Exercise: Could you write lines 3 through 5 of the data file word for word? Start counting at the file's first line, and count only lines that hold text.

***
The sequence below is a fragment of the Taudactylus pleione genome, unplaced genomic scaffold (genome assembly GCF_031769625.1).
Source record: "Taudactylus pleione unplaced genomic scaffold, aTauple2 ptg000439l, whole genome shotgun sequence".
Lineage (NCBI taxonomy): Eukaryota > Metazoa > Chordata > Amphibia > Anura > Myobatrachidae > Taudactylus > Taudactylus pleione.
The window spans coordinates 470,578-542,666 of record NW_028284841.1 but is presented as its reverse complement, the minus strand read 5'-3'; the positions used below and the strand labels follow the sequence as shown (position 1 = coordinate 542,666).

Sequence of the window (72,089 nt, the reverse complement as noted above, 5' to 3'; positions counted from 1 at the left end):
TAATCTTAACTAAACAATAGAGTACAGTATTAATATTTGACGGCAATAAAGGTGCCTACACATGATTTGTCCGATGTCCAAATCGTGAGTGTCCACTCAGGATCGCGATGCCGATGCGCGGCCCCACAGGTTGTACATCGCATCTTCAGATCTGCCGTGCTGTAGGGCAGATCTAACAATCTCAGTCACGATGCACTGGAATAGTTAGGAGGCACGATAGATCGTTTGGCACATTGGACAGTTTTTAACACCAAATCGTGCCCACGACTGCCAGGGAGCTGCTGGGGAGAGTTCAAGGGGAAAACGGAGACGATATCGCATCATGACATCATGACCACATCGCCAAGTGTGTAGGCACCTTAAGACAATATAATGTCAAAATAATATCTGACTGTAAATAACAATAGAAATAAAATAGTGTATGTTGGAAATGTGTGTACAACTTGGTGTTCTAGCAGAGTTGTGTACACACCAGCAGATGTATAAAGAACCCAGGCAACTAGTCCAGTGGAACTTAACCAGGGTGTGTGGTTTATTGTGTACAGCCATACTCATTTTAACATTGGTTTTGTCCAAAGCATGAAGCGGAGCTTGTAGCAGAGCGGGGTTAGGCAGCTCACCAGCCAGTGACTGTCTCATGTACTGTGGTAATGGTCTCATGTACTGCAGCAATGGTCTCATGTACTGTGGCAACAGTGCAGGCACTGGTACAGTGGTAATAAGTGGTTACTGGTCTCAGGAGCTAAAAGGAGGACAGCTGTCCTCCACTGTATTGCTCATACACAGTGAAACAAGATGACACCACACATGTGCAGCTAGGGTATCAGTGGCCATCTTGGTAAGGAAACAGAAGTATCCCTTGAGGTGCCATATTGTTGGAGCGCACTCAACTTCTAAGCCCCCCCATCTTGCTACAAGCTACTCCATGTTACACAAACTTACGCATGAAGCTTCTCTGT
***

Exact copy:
Lineage (NCBI taxonomy): Eukaryota > Metazoa > Chordata > Amphibia > Anura > Myobatrachidae > Taudactylus > Taudactylus pleione.
The window spans coordinates 470,578-542,666 of record NW_028284841.1 but is presented as its reverse complement, the minus strand read 5'-3'; the positions used below and the strand labels follow the sequence as shown (position 1 = coordinate 542,666).

Sequence of the window (72,089 nt, the reverse complement as noted above, 5' to 3'; positions counted from 1 at the left end):